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View from the End Line: MLS and the Current Financial Structure

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The financials of football are perplexing and it’s difficult to know which rules help and which ones harm.

Manchester City v Watford - FA Cup Final Photo by Richard Heathcote/Getty Images

As much of the world’s football season starts to wind down, and MLS is in the midst of the second third of its season, I found myself watching and wondering how this all happens. England crowned its champion on Championship Sunday a week ago, Germany crowned its own yesterday. Italy and Spain are about to conclude their seasons, but the trophies’ destination is well known already for both leagues.

Remembering that these leagues end after the final whistle of the final match, and the trophy is presented to crown the season champ, I cannot help but wonder how moving towards a more international system would help or hinder MLS in the United States.

In an effort to maintain the financial viability of clubs, many football governing bodies have instituted financial regulations. One of the more well known is the UEFA Financial Fair Play (FFP) rule. The easiest way to explain FFP in layman’s terms is this: it was designed to help prevent clubs from getting into long term financial issues in the short term quest of immediate success. Basically, it was put in place to stop teams from spending more than they make, over multiple seasons, by investing in players to gain immediate success on the pitch who could put the long term financials of the club at risk. It sounds simple, but in fact it is more complicated than you think.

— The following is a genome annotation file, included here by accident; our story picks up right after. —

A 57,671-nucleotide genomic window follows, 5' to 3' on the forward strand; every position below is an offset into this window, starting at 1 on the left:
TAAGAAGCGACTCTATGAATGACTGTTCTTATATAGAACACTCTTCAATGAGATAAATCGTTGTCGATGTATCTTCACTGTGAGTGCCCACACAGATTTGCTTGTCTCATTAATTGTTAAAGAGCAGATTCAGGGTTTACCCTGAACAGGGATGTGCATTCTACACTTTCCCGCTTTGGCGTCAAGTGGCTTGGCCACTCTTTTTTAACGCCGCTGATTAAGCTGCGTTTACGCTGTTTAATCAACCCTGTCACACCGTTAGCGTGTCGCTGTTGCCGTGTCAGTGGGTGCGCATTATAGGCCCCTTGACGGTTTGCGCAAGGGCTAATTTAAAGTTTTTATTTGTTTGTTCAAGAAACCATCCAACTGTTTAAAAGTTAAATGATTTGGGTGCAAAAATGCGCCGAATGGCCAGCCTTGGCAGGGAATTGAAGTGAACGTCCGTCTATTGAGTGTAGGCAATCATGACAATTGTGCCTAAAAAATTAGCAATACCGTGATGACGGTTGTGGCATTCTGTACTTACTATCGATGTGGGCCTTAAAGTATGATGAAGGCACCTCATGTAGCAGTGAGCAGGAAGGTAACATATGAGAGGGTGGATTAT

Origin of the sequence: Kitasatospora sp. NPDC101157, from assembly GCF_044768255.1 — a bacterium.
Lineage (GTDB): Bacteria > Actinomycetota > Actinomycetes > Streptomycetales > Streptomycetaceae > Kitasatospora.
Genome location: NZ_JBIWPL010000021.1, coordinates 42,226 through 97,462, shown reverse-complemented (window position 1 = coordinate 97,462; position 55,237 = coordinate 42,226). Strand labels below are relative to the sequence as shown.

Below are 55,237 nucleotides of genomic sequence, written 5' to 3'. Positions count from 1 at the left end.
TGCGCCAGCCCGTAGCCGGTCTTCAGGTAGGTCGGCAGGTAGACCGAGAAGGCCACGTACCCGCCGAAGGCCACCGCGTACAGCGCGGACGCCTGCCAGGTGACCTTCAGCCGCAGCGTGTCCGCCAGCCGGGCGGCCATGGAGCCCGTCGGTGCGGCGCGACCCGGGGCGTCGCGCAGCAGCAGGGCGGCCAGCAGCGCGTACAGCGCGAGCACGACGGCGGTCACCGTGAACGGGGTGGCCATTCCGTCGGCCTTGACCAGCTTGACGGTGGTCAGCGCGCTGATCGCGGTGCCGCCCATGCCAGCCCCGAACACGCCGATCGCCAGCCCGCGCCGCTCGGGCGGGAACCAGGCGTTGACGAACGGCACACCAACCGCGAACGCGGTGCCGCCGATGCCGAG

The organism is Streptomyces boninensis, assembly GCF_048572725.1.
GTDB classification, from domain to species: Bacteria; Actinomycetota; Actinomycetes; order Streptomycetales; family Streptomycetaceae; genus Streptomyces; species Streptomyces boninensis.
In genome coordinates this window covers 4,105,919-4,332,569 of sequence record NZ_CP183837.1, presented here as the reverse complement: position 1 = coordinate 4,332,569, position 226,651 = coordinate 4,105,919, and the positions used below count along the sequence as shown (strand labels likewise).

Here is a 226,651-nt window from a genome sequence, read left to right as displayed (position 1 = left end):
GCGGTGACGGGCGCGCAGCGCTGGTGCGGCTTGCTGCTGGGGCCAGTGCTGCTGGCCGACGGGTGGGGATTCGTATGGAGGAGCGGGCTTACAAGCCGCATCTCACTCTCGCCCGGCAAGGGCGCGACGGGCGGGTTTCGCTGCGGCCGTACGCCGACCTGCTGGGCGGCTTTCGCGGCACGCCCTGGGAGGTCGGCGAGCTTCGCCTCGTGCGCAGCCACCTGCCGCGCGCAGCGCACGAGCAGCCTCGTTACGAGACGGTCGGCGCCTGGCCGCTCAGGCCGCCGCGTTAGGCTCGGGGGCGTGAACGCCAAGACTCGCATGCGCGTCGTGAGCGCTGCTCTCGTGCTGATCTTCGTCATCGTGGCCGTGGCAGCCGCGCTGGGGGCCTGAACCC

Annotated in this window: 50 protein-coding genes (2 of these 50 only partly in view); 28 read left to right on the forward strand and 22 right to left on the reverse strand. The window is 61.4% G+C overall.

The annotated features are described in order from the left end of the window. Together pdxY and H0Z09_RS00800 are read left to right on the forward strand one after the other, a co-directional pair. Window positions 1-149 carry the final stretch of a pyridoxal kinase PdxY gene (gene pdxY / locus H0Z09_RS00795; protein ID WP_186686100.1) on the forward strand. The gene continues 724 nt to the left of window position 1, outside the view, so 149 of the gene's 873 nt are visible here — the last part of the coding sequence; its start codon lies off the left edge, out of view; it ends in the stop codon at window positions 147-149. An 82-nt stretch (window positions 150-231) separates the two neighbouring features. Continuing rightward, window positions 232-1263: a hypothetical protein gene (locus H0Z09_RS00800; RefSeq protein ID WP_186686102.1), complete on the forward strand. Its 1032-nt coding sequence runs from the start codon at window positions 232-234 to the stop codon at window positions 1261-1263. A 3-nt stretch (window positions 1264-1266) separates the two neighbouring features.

Rules of this nature were intended to simply help safeguard the long term health of teams and leagues. There has been some stark criticism of the “unintended consequences” of the fair play rule and the monsters it has created. Could the current definition of FFP be helping clubs like Barcelona, Real Madrid, Juventus, Paris St-Germain, Manchester United, Manchester City, Celtic, Rangers, Bayern Munich and Borussia Dortmund as almost untouchable? These are some of the highest revenue and profit generating clubs in Europe and, as such, will naturally have more money to spend on players than virtually any other team in their respective leagues.

Think about this: Bayern Munich just secured its seventh straight Bundesliga title, and this season was the first in a long time that went to the final match day to decide the champion. Outside of a magical season, similar to the 2015-2016 season in English Premier League that saw Leicester City pull off what some thought was impossible, most top flight clubs are going to have an extremely difficult time competing with the league behemoths, not only on the pitch, but also in recruiting players to join their clubs.